Independent figures published today by the BFI reveal a record breaking performance from the UK film industry in 2017, reinforcing its global reputation as a leading destination for film and TV production alongside the continued growth of UK cinema audiences.
The spend on film production in the UK reached the highest level on record with £1.9bn, a 12% increase on the previous year, major films including Tim Burton’s Dumbo, Ron Howard’s Solo: A Star Wars Story, Idris Elba’s Yardie, Guy Ritchie’s Aladdin, David Yates’ Fantastic Beasts and Where to Find Them 2, Wash Westmoreland’s Colette, Paul Thomas Anderson’s Phantom Thread, Chiwetel Ejiofor’s The Boy Who Harnessed the Wind and Christopher McQuarrie’s Mission Impossible 6, underlining the continued world class excellence of UK talent, crews, VFX and production services, locations and the supportive fiscal environment created by the UK’s creative sector tax reliefs.
Margot James, Minister for Digital and the Creative Industries said:
“From Star Wars to The Crown, the UK is a creative powerhouse for developing many award-winning films and shows enjoyed by millions globally. We have world-class studios, a talented workforce and highly competitive tax reliefs, and these fantastic stats show investment in our screen industries is booming.”
Amanda Nevill CBE, CEO of the BFI, comments:
“Once again, film and high-end TV surpass expectation, and records are broken, with a staggering almost £3bn spent on film and high-end TV production in the UK. Film and TV is a consistently growing industry, and doing so at speed – collectively up 11% from last year – outstripping most other sectors. Productions such as Star Wars: The Last Jedi, Paddington 2 and Game of Thrones deliver new employment opportunities for everyone, with every conceivable skill required, from special effects designers to costumiers, accountants and drivers. What’s more it creates the most potent export to showcase the UK and our innate creativity and is a powerful and timely reminder of the UK as a major global player.”
Adrian Wootton OBE, Chief Executive of the British Film Commission and Film London, said:
“Film and high-end TV are big business, and today’s figures show the UK continuing to meet the growing demand for content and world-class skills, talent and technical expertise. Whether producing lavish period dramas or fantasy epics, every corner of the UK is delivering at the highest level, and our success ultimately translates to economic growth, job creation and training opportunities. This said, however, global competition remains fierce and the landscape continues to shift, meaning we can’t afford to rest on our laurels when it comes to supporting our industry and the highly-skilled workforce that drives it.”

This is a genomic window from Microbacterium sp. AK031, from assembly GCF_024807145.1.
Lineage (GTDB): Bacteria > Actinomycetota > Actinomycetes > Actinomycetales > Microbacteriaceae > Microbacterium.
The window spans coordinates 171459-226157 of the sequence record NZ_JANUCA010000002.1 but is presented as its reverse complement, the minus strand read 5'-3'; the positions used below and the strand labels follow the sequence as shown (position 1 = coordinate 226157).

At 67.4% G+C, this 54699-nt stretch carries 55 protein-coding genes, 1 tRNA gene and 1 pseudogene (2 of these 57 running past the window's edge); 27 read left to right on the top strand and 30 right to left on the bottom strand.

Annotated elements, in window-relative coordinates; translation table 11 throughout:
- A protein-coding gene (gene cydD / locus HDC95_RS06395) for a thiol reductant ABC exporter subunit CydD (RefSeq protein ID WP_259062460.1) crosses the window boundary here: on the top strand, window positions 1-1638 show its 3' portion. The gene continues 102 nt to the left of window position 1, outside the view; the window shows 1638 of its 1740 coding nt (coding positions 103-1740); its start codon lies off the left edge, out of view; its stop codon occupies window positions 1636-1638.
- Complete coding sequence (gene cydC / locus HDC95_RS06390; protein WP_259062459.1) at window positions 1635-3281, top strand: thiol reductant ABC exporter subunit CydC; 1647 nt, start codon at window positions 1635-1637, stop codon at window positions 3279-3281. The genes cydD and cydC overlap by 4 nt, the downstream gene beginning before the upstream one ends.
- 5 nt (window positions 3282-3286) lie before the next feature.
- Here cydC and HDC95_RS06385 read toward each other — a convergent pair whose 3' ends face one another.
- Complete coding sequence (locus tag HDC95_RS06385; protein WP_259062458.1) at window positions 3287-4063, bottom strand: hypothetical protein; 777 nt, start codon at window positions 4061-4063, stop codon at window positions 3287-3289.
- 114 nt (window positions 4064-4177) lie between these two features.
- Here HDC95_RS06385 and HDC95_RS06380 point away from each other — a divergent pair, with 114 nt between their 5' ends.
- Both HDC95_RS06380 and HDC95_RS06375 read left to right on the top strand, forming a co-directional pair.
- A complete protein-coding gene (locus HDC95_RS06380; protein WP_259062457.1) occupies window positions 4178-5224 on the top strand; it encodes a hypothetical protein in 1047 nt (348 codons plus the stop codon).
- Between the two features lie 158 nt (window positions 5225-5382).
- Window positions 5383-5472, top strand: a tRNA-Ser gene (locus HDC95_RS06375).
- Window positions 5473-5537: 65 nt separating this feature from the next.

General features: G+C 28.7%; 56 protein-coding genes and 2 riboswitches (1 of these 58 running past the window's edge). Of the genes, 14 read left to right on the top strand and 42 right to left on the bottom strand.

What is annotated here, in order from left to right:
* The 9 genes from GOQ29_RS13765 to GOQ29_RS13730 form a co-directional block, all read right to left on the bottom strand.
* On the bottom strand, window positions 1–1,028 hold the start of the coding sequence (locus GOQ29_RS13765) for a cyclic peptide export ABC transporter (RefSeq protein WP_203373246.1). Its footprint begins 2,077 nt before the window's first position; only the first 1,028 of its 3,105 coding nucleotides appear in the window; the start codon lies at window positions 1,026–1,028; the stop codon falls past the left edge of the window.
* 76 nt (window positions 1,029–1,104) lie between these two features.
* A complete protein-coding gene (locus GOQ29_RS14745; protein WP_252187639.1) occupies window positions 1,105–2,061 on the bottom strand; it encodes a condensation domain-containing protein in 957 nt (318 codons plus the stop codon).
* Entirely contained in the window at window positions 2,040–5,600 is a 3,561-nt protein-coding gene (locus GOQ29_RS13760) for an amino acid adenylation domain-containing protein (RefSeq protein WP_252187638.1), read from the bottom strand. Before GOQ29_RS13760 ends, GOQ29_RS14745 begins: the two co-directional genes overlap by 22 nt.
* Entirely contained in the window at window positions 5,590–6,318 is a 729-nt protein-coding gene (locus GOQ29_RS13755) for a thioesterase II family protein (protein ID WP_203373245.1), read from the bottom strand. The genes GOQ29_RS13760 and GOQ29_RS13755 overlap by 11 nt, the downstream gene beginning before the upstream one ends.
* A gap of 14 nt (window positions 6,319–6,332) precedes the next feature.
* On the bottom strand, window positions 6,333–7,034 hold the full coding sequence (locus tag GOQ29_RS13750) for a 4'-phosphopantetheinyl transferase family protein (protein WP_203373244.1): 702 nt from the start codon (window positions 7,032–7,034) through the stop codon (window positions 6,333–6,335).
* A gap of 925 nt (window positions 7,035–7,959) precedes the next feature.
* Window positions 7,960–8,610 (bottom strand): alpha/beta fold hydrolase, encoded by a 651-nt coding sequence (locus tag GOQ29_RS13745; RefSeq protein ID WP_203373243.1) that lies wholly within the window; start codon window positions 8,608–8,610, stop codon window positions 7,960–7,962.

- Download the BFI Research and Statistics Unit releases covering the UK box office and film production in the UK
Film and TV production in 2017
The year saw continued growth in the UK’s production sector with the total spend on film production in the UK hitting £1.9bn, a 12% increase on 2016 and the highest figures since our records began over 20 years ago. The year also saw a new record for spend on inward investment film and television production with £1.69bn for film, a 23% increase on the previous year and £684m for high-end television production, a 27% increase on 2016’s level.
The strength of the UK’s production sector is rooted in international confidence in the excellence of UK crews, the quality of the UK’s state-of-the-art studios and facilities, our film-friendly locations, crews, support from the British Film Commission and the attractive fiscal environment created by the Government’s creative sector tax reliefs. This winning combination continues to cement the UK’s reputation as the global destination of choice for film and TV production.
2017 saw £1.69bn being spent by 68 major inward investment films basing themselves in the UK, an increase in the number of films – six – in this category and a 23% increase in spend on 2016’s £1.37 billion. Inward investment films made in the UK during 2017 include Tim Burton’s Dumbo, Ron Howard’s Solo: A Star Wars Story, Guy Ritchie’s Aladdin, David Yates’ Fantastic Beasts and Where to Find Them 2, Paul Thomas Anderson’s Phantom Thread, Christopher McQuarrie’s Mission Impossible 6 and Ridley Scott’s All the Money in the World. Eight of these inward investment feature films also filmed in other EU states.